President Barack Obama voiced opposition on Thursday to Israeli settlement building but pressed Palestinian President Mahmoud Abbas to drop his demand for a freeze before Middle East peace talks can resume.
After an effusive welcome in Israel, Obama traveled to the Israeli-occupied West Bank, where disillusioned Palestinians held out little hope that their moment in the spotlight of a U.S. presidential visit would speed their quest for statehood.
At a news conference with Abbas, Obama said he had "been clear" with Israeli Prime Minister Benjamin Netanyahu that Washington did not consider continued settlement activity to be constructive to "the cause of peace."
But Obama stopped short of calling for a halt to settlement expansion—a demand he had made early in his first term—and signaled his frustration over the failure of Israel and the Palestinians to find a way to resume talks stalled since 2010.
However, he offered no new ideas on how to get Israelis and Palestinians negotiating again at a time when prospects for a peace deal are grim in a region destabilized by the West's nuclear standoff with Iran and civil war in Syria.
"My argument is even though both sides may have areas of strong disagreement, may be engaging in activities that the other side thinks is a breach of good faith, we have to push through those things to try to get an agreement," Obama said.
The core issue now, Obama said, is how to achieve sovereignty for Palestinians and security for Israelis.
"That's not to say settlements aren't important. That's to say if we solve those problems, the settlement issue will be resolved," Obama added.
Some 150 Palestinian demonstrators gathered in Ramallah to protest against Obama's visit. They were held back by ranks of police who prevented them from nearing Abbas's compound.
A smiling Obama, accompanied by Abbas, was met by mostly stern-faced Palestinian officials along a red carpet—a stark contrast to the broad grins and backslapping during an elaborate welcoming ceremony on Wednesday at Israel's Tel Aviv airport.
Obama, embarking on a second and final four-year term in the White House, has made clear he is not bringing any new peace initiatives but instead has come to Israel and the Palestinian Territories on a "listening" tour.
But he said his new secretary of state, John Kerry, would spend a significant amount of time and energy trying to narrow differences between the two sides as the United States seeks to move them back to the negotiating table.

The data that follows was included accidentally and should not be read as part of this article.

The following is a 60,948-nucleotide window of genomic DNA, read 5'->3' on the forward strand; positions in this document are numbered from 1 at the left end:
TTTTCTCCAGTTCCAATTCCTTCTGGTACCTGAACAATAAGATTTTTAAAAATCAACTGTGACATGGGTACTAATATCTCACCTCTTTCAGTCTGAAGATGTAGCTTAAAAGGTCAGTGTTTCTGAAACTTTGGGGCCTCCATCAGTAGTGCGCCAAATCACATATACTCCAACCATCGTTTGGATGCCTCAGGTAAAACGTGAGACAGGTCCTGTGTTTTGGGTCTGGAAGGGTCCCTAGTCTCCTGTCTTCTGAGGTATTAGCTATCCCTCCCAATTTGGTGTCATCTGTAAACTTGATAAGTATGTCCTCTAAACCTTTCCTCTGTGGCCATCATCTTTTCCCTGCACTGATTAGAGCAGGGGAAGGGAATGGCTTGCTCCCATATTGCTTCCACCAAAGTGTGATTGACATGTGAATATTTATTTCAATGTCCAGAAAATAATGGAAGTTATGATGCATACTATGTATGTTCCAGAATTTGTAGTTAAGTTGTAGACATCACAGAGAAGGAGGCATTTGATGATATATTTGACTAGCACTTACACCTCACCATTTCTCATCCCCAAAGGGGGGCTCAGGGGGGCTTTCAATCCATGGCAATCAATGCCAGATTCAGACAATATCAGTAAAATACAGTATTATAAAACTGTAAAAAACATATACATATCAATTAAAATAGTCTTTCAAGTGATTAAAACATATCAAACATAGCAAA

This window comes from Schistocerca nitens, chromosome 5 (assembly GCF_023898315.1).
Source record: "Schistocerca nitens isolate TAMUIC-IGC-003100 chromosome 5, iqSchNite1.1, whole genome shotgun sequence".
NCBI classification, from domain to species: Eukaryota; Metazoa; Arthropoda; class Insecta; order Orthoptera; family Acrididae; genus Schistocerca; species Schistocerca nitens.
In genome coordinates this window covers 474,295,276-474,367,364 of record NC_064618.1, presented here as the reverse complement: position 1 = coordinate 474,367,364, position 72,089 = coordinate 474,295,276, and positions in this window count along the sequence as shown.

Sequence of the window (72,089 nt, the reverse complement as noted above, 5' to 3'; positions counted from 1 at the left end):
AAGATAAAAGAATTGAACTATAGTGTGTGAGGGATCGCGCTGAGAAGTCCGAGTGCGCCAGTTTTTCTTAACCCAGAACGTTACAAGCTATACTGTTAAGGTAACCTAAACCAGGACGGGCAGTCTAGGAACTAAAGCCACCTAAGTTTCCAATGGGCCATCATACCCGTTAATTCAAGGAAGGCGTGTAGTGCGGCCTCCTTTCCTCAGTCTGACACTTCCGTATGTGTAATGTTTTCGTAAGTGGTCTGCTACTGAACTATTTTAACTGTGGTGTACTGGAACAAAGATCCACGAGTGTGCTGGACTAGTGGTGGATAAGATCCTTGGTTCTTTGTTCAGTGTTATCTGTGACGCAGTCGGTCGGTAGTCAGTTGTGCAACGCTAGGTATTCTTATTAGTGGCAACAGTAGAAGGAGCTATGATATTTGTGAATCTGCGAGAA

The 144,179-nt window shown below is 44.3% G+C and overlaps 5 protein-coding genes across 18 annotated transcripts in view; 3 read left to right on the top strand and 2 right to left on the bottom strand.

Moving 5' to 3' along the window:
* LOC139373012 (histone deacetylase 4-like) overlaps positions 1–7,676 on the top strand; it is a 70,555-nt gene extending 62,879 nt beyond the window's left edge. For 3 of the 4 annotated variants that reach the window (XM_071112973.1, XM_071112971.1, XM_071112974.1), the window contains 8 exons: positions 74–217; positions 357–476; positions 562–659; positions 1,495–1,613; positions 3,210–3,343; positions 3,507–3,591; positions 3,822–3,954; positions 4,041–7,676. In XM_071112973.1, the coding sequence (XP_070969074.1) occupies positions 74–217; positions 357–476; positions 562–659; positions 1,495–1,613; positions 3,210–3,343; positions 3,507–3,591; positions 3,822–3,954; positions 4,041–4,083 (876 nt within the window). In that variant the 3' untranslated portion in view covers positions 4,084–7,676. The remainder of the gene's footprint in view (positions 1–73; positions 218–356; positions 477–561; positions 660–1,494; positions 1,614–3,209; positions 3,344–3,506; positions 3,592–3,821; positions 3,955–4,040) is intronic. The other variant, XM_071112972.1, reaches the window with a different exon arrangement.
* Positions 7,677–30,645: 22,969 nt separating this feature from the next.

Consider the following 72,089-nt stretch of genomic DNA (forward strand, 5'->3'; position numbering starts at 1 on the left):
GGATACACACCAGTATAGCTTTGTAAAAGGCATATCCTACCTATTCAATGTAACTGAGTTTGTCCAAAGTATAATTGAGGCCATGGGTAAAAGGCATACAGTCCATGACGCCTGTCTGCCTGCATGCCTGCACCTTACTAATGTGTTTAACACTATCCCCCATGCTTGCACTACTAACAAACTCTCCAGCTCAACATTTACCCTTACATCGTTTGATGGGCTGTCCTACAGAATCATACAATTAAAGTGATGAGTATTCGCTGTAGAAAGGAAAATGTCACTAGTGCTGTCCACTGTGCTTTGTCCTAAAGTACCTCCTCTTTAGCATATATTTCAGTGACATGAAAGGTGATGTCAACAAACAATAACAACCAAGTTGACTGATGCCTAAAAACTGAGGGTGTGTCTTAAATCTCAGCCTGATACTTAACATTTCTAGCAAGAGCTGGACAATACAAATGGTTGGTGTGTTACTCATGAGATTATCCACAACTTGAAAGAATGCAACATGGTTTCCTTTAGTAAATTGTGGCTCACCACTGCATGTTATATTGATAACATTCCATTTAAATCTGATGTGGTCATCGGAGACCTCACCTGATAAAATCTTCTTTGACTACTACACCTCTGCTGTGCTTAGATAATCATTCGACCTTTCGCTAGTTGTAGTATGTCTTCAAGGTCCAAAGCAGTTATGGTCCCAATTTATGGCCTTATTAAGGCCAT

Abbas reaffirmed his demand for a settlement freeze, but held out the prospect of a broader peace between Israel and other Arab nations if a Palestinian state was created.
"If peace came between us and the Israelis, Israel knows well that all the Arab and Islamic countries, 57 states, will recognize the state of Israel immediately," he said.
As a reminder of the ever-present risks in the region, Iranian state television quoted Supreme Leader Ayatollah Ali Khamenei as saying Tehran would raze Tel Aviv and the city of Haifa if Israel carried out veiled threats to attack Iran.
And Palestinians in the Gaza Strip fired two rockets into Sderot, a southern Israeli town that Obama visited when running for president in 2008. Police said no one was hurt.
On the Internet, a small Islamist militant group, Magles Shoura al-Mujahddin, claimed responsibility. Obama is not going to visit Gaza, which is controlled by the Islamist group Hamas, a rival to the Western-backed Abbas, who condemned the attack.
Hamas spokesman Sami Abu Zuhri said Obama's statements in Ramallah were meaningless.
"He continues to stress the American position that calls for direct negotiations without pre-conditions, which is the same position of Israel," Abu Zuhri said.
Obama held talks with Netanyahu on Wednesday and toured the Israel Museum in Jerusalem with him on Thursday, viewing the ancient Dead Sea Scrolls—artifacts that underscore the Jewish link to the Holy Land—and a high-tech exhibit.
The main focus of his initial discussions with Netanyahu appeared to be pressing regional concerns, primarily Iran's nuclear ambitions and the civil war in neighboring Syria, and winning the hearts of a skeptical Israeli public.
After repeated run-ins with Netanyahu during Obama's first term in office, the mood between the two men appeared to be much warmer, angering Palestinians, who blame the 2010 collapse of U.S.-backed peace negotiations on the Israeli leader's expansion of settlements on land where they want their state.
Obama is also to address the decades-old conflict later on Thursday in a keynote speech to students in Jerusalem.
After the lofty ambitions of Obama's first term, when he appointed a special envoy to the Middle East on his very first day in charge and said peacemaking was a priority, it was clear that the president has now set the bar significantly lower.
"I will consider this a success if, when I go back on Friday, I am able to say to myself I have a better understanding of what the constraints are," he told a joint news conference on Wednesday, standing alongside Netanyahu.
The three-day visit is Obama's first to Israel and the West Bank since entering the White House in 2009, and the inaugural foreign trip of a final four-year term that began in January.
Sporadic protests had flared in the West Bank and Gaza Strip this week, with Palestinians accusing Obama of not doing enough to halt Israeli settlement-building on land seized in 1967.
Posters depicting the U.S. president were defaced in the West Bank cities of Ramallah and Bethlehem earlier this week and anti-U.S. sentiment bubbled up on social media.
Additional reporting by Noah Browning in Ramallah, Nidal al-Mughrabi in Gaza and Matt Spetalnick, Allyn Fisher-Ilan and Crispian Balmer in Jerusalem; Editing by Jeffrey Heller and Giles Elgood
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